**EDIT 2 + Answer**

Turns out I needed to wrap between `0`

and `Frequency*2*Math.pi`

.

Everyone who posted contributed to figuring out this issue. Since guest had the lowest reputation, I just marked his post as the answer. Thanks so much everyone, this was driving me crazy!

**EDIT 1**

Here's my WrapValue method, should have thought to post this before. It's not as sophisticated as Chris Taylor's, but it's having the same effect on my end.

```
public static double WrapValue(double value, double min, double max)
{
if (value > max)
return (value - max) + min;
if (value < min)
return max - (min - value);
return value;
}
```

This might be appropriate for Gamedev, but it's less game-y and more code-and-math-y so I put it here.

I'm trying to turn my Xbox into a digital instrument using the new XNA 4.0 DynamicSoundEffectInstance class, and I'm getting a click every second. I've determined this is caused by any attempt to wrap my domain value between 0 and 2*pi..

I wrote a little class called SineGenerator that just maintains a DynamicSoundEffectInstance and feeds it sample buffers generated with `Math.Sin()`

.

Since I want to be precise and use the 44.1 or 48k sampling rate, I'm keeping a `double x`

(the angle I'm feeding `Math.Sin()`

) and a `double step`

where `step`

is `2 * Math.PI / SAMPLING_FREQUENCY`

. Every time I generate data for DynamicSoundEffectInstance.SubmitBuffer() I increment `x`

by `step`

and add `sin(frequency * x)`

to my sample buffer (truncated to a `short`

since XNA only supports 16 bit sample depth).

I figure I'd better wrap the angle between 0 and 2*pi so I don't loose precision for `x`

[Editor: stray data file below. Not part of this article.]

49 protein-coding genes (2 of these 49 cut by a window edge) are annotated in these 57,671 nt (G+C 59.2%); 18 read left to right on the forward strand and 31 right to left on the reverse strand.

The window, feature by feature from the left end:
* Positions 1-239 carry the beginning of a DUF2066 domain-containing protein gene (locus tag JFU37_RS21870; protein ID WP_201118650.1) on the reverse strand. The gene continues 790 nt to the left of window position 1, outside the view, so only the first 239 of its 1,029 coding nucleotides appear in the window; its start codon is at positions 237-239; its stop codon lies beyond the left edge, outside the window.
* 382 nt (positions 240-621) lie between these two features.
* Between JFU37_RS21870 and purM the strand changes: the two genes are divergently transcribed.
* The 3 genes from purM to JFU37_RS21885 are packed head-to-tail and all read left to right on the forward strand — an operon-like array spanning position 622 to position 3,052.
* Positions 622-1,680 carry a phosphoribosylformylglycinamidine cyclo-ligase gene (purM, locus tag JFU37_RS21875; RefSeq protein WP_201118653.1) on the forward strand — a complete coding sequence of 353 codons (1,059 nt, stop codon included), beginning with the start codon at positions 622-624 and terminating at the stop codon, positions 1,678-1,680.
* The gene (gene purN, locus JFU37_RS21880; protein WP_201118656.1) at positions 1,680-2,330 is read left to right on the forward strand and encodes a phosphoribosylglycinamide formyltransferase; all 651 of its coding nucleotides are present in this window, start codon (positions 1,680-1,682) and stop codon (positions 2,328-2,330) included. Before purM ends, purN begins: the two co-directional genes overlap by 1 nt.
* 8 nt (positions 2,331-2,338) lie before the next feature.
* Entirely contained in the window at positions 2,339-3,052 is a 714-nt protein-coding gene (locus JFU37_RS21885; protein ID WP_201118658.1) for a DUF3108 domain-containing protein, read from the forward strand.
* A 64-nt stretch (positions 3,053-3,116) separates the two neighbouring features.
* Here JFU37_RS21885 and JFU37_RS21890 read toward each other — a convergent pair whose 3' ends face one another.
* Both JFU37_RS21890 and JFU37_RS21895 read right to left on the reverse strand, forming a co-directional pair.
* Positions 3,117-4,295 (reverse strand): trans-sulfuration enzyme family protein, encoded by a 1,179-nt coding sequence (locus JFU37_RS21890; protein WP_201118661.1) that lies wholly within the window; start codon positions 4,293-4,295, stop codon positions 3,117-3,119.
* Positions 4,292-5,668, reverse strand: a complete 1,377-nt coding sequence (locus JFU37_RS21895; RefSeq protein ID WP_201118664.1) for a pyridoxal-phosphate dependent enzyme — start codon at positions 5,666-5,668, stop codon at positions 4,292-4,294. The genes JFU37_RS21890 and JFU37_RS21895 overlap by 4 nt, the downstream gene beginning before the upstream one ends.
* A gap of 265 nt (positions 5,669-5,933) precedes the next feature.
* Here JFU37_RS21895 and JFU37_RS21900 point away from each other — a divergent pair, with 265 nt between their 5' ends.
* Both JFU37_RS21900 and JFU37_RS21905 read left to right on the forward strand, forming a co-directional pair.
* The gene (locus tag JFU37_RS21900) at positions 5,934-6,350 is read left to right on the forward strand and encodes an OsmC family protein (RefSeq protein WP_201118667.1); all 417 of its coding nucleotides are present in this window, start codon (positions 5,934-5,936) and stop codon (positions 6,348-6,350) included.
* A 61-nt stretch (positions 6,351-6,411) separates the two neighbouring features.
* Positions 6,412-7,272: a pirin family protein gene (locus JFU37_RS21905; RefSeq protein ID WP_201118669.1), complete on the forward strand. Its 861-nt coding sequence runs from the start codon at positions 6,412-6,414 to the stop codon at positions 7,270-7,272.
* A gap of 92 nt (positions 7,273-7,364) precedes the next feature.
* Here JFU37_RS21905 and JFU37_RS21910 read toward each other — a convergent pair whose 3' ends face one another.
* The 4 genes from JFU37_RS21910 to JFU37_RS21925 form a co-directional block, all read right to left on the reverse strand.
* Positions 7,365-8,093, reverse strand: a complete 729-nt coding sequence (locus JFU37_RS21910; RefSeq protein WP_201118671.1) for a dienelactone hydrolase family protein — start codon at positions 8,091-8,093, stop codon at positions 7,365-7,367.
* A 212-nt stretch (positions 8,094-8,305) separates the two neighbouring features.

as it gets large. However, doing this introduces the click. I wrote my own `double WrapValue(double val, double min, double max)`

method in case MathHelper.WrapAngle() was being screwy. Neither wrapping between Math.PI and -Math.PI nor 0 and 2*Math.PI will get rid of the clicking. However, if I don't bother to wrap the value and just let it grow, the clicking disappears.

I'm thinking it has something to do with the accuracy of the .NET trig functions, how sin(0) != sin(2*pi), but I don't know enough to judge.

**My question:** Why is this happening, and should I even bother wrapping the angle?

The code:

```
using System;
using Microsoft.Xna.Framework.Audio;
using Microsoft.Xna.Framework;
namespace TestDynAudio
{
class SineGenerator
{
// Sample rate and sample depth variables
private const int BUFFER_SAMPLE_CAPACITY = 1024;
private const int BIT_RATE = 16;
private const int SAMPLING_FREQUENCY = 48000;
private readonly int BYTES_PER_SAMPLE;
private readonly int SAMPLE_BUFFER_SIZE;
private DynamicSoundEffectInstance dynSound = new DynamicSoundEffectInstance(SAMPLING_FREQUENCY, AudioChannels.Mono);
private double x = 0; // The domain or angle value
private double step; // 48k / 2pi, increment x by this for each sample generated
private byte[] sampleData; // The sample buffer
private double volume = 1.0f; // Volume scale value
// Property for volume
public double Volume
{
get { return volume; }
set { if (value <= 1.0 && value >= 0.0) volume = value; }
}
// Property for frequency
public double Frequency { get; set; }
public SineGenerator()
{
Frequency = 440; // Default pitch set to A above middle C
step = Math.PI * 2 / SAMPLING_FREQUENCY;
BYTES_PER_SAMPLE = BIT_RATE / 8;
SAMPLE_BUFFER_SIZE = BUFFER_SAMPLE_CAPACITY * BYTES_PER_SAMPLE;
sampleData = new byte[SAMPLE_BUFFER_SIZE];
// Use the pull-method, DynamicSoundEffectInstance will
// raise an event when more samples are needed
dynSound.BufferNeeded += GenerateAudioData;
}
private void buildSampleData()
{
// Generate a sample with sin(frequency * domain),
// Convert the sample from a double to a short,
// Then write the bytes to the sample buffer
for (int i = 0; i < BUFFER_SAMPLE_CAPACITY; i++)
{
BitConverter.GetBytes((short)((Math.Sin(Frequency * x) * (double)short.MaxValue) * volume)).CopyTo(sampleData, i * 2);
// Simple value wrapper method that takes into account the
// different between the min/max and the passed value
x = MichaelMath.WrapValue(x + step, 0, 2f * (Single)Math.PI);
}
}
// Delegate for DynamicSoundInstance, generates samples then submits them
public void GenerateAudioData(Object sender, EventArgs args)
{
buildSampleData();
dynSound.SubmitBuffer(sampleData);
}
// Preloads a 3 sample buffers then plays the DynamicSoundInstance
public void play()
{
for (int i = 0; i < 3; i++)
{
buildSampleData();
dynSound.SubmitBuffer(sampleData);
}
dynSound.Play();
}
public void stop()
{
dynSound.Stop();
}
}
}
```